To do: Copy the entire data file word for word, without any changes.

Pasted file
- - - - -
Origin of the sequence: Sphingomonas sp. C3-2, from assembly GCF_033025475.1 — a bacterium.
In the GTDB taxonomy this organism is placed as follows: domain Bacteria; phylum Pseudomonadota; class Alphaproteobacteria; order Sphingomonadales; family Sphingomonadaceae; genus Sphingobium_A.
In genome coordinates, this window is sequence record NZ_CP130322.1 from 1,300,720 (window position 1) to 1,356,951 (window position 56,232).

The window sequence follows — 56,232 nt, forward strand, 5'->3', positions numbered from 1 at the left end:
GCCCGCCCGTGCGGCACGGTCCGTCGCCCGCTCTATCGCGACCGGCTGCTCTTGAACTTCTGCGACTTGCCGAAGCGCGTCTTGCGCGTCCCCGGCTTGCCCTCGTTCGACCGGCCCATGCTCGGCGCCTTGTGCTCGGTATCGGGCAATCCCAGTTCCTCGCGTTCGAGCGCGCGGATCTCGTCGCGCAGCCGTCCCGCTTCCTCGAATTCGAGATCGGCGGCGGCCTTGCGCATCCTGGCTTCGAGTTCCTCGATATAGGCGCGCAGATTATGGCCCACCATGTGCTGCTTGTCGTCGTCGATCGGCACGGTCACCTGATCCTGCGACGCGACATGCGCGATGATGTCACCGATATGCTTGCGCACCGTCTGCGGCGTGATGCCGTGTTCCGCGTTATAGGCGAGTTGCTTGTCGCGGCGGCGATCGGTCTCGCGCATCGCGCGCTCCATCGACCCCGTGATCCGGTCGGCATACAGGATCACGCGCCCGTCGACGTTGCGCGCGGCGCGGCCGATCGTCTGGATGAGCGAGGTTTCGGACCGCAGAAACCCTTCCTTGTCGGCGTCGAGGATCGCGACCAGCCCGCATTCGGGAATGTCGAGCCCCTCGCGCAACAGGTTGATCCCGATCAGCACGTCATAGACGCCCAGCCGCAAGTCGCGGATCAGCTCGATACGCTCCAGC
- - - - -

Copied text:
Origin of the sequence: Sphingomonas sp. C3-2, from assembly GCF_033025475.1 — a bacterium.
In the GTDB taxonomy this organism is placed as follows: domain Bacteria; phylum Pseudomonadota; class Alphaproteobacteria; order Sphingomonadales; family Sphingomonadaceae; genus Sphingobium_A.
In genome coordinates, this window is sequence record NZ_CP130322.1 from 1,300,720 (window position 1) to 1,356,951 (window position 56,232).

The window sequence follows — 56,232 nt, forward strand, 5'->3', positions numbered from 1 at the left end:
GCCCGCCCGTGCGGCACGGTCCGTCGCCCGCTCTATCGCGACCGGCTGCTCTTGAACTTCTGCGACTTGCCGAAGCGCGTCTTGCGCGTCCCCGGCTTGCCCTCGTTCGACCGGCCCATGCTCGGCGCCTTGTGCTCGGTATCGGGCAATCCCAGTTCCTCGCGTTCGAGCGCGCGGATCTCGTCGCGCAGCCGTCCCGCTTCCTCGAATTCGAGATCGGCGGCGGCCTTGCGCATCCTGGCTTCGAGTTCCTCGATATAGGCGCGCAGATTATGGCCCACCATGTGCTGCTTGTCGTCGTCGATCGGCACGGTCACCTGATCCTGCGACGCGACATGCGCGATGATGTCACCGATATGCTTGCGCACCGTCTGCGGCGTGATGCCGTGTTCCGCGTTATAGGCGAGTTGCTTGTCGCGGCGGCGATCGGTCTCGCGCATCGCGCGCTCCATCGACCCCGTGATCCGGTCGGCATACAGGATCACGCGCCCGTCGACGTTGCGCGCGGCGCGGCCGATCGTCTGGATGAGCGAGGTTTCGGACCGCAGAAACCCTTCCTTGTCGGCGTCGAGGATCGCGACCAGCCCGCATTCGGGAATGTCGAGCCCCTCGCGCAACAGGTTGATCCCGATCAGCACGTCATAGACGCCCAGCCGCAAGTCGCGGATCAGCTCGATACGCTCCAGC